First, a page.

Tag: based on play

Movie Review: Little Shop of Horrors: Director’s Cut (1986)

little shop of horrors
Seen: On blu-ray on our projector set-up, from my personal collection.

So this is the first time I’m re-visiting a film that I’ve already written about on this blog, but this is an important one to re-write I think. Little Shop of Horrors is one of the first movies I ever wrote about, way back in 2008 (if you don’t remember that is expected, if you do I am freaked out that you’ve been aware of my internet presence for that long?). It’s a movie I’ve found myself watching more and more often in the intervening years, and while I’ve always liked it, it’s grown on me even more. Then for Christmas I got the new blu-ray release, which features the original ending, wherein huge alien plant monsters terrorize urban spaces, and goddamn if that isn’t the most exciting thing that’s happened to me in a good long while. You see, the stage version is one of my favorite-ever musicals, and I was always disappointed by the cutesy (mostly) happy ending Frank Oz was forced to tack on because test audiences didn’t like the actual true-to-the-play destructive ending. So the director’s cut is kind of like a completely different movie, and now a good thing can become great.

Little Shop of Horrors follows an adorable schlub with no self-esteem named Seymour Krelbourn (Rick Moranis) as he unexpectedly rises to fame and fortune all thanks to his discovery of a strange and interesting new plant. This little guy is named Audrey II, and it grows after Seymour starts feeding it blood, eventually becoming sentient and sweet-talking the put-upon florist to feed it human bodies. Out of his love for his sexy coworker Audrey (Ellen Greene), Seymour finds a perfect victim in her sadistic, abusive boyfriend (Steve Martin), but soon the killing escalates and our hero realizes he’s in way over his head. Maybe he should sing out his problems, I don’t know.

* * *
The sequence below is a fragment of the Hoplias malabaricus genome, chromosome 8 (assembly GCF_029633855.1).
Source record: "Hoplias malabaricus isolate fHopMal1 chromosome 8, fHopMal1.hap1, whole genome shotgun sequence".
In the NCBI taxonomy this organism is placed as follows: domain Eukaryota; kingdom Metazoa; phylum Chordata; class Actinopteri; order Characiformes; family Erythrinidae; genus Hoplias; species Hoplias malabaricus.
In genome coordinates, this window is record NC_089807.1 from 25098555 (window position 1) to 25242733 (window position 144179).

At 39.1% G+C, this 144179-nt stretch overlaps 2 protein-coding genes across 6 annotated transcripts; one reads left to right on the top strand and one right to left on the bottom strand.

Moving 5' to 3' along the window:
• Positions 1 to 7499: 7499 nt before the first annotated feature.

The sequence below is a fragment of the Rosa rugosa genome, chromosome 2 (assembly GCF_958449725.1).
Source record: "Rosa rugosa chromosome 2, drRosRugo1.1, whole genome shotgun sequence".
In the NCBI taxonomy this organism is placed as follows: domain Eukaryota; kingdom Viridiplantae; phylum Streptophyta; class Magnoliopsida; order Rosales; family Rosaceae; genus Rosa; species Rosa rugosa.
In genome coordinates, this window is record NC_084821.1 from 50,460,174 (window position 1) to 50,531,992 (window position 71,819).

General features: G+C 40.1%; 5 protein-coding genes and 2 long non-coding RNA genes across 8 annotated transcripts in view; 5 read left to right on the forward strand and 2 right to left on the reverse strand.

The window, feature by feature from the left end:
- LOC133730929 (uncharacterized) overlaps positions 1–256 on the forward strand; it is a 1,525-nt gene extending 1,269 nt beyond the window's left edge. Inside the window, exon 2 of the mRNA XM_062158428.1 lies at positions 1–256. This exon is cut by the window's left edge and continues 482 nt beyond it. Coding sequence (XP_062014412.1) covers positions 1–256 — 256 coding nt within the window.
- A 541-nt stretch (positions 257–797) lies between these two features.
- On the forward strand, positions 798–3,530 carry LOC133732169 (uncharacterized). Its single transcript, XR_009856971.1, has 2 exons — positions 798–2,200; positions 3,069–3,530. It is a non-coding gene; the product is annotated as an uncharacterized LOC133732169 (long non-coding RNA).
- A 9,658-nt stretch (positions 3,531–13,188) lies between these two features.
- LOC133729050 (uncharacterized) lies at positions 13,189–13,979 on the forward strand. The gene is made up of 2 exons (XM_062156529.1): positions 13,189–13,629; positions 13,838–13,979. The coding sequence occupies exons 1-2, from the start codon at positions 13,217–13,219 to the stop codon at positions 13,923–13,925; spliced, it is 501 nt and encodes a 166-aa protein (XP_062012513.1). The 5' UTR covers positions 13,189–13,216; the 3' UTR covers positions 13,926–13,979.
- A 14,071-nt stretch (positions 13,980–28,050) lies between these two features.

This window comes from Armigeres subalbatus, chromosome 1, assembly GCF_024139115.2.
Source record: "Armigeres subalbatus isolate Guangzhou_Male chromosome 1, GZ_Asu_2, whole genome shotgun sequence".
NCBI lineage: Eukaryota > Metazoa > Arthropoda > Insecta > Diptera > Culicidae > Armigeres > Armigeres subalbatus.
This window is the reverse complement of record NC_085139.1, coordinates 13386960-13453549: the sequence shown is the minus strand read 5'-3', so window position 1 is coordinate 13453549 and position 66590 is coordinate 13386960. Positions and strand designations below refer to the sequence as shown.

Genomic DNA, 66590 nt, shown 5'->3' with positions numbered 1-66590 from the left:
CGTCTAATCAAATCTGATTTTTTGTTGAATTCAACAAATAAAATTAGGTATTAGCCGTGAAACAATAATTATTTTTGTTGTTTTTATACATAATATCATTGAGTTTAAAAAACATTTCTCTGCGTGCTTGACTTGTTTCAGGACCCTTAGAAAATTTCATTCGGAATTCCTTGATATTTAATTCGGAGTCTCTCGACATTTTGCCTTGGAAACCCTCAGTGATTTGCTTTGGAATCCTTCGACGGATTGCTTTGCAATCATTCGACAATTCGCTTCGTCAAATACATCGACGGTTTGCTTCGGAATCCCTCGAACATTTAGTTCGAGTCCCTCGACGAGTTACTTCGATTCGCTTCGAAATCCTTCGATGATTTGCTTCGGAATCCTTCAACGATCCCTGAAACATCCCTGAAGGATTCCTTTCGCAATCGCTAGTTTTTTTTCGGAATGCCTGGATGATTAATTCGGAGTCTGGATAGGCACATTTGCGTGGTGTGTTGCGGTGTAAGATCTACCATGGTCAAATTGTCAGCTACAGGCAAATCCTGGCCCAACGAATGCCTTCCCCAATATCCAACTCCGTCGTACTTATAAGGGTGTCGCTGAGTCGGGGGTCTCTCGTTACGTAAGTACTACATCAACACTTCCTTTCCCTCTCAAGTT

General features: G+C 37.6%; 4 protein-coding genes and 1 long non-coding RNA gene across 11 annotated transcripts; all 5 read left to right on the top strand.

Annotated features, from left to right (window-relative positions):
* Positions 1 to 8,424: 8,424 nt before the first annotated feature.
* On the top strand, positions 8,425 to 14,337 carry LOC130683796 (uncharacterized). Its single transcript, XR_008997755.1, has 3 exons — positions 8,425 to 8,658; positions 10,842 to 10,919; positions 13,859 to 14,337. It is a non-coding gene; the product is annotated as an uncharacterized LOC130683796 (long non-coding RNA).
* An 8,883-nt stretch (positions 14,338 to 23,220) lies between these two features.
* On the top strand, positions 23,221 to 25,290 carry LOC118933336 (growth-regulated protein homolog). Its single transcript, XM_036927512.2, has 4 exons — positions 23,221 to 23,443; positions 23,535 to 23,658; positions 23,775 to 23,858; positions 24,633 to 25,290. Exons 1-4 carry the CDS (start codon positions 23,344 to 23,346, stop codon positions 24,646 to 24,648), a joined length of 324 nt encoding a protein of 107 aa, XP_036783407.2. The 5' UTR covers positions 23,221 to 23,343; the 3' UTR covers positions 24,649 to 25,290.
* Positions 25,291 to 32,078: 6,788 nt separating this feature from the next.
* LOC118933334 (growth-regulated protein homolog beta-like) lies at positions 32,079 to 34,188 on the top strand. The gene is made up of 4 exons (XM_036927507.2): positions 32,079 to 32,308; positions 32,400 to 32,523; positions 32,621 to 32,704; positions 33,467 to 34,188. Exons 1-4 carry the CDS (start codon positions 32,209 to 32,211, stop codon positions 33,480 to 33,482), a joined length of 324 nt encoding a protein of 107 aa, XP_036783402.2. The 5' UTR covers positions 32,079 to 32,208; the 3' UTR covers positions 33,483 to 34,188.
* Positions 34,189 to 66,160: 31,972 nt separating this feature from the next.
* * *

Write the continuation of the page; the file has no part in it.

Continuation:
This musical features a lot of my favorite things, which is why it’s remained a favorite since I first saw it in middle school. I mean, it’s got aliens and murder and world domination and songs about dentistry and horticulture and stellar 60s costumes and a nerdy hero. AND THE MUSIC IS AMAZING (by Howard Ashman and Alan Menken, so it’s no surprise). I have listened to the Broadway revival soundtrack (starring Hunter Foster, hello) maybe more than any other musical soundtrack I own? Which is saying a LOT, believe you me. I used to put too much stock in the stage version and focused on the shortcomings of the movie adaptation, since it’s missing some of the best songs and I felt the cast wasn’t really strong enough. BOY WAS I WRONG. Honestly Seymour could not be more perfectly cast, since Rick Moranis completely embodies this sweet, doofy nerd who makes the stupidest decisions but I can’t help but love. Plus he wears a sweater vest all the time (SWOON). Ellen Greene has excellent comedic timing and her breathy voice is spot-on, plus I know we can all appreciate her truly impressive cleavage. Her singing voice is strong and it’s kind of at odds with her speaking voice, but that happens to a lot of people who play these funny-voice roles. Steve Martin is, obviously, a super hunk as the studly-but-sadistic dentist Orin Scrivello, DDS, and his one musical number is an exquisitely-paced/choreographed sequence that I want to act out again and again. And his scene with Bill Murray is fraught with sexual tension in the best way.

The musical numbers are done pretty fucking well considering the lead isn’t that strong of a singer and the director had more experience directing dancing Muppets than people. Oz captures the emotional crescendo of “Skid Row (Downtown)”, the wistfulness of “Somewhere That’s Green”, the vicious humor of “Feed Me (Git it)”, the tender romance of “Suddenly Seymour”, and now, the grand scale of “Final Ultimo (Don’t Feed the Plants)”. The three Greek chorus-type figures, played by Tichina Arnold, Michelle Weeks, and Tisha Campbell-Martin, are fantastic, rockin’ some fabulous outfits and generally having a fun time as they dance around the protagonists and revel in their highs and lows. And of course as the voice of Audrey II, Levi Stubbs is gleefully malicious and well-suited to the tunes.

The ending, my GOD the ending. It’s this grandiose spectacle of massive mobile plants tearing shit up for like 20 minutes, and it’s amazing. I was literally agape, AGAPE I TELL YOU! One of the coolest things about Little Shop in any of its iterations is always the puppetry involved for Audrey II, and Oz really takes advantage of the film medium for his version. There are a wealth of urban sets/miniatures just destroyed by these maniacally laughing plant monsters, as they’re shown breaking through buildings, devouring streetcars, and wreaking havoc in the streets while extras run around wildly. The final shot of Audrey II climbing on top of the Statue of Liberty is just fantastic, and the bursting-through-the-screen gag is a nice touch.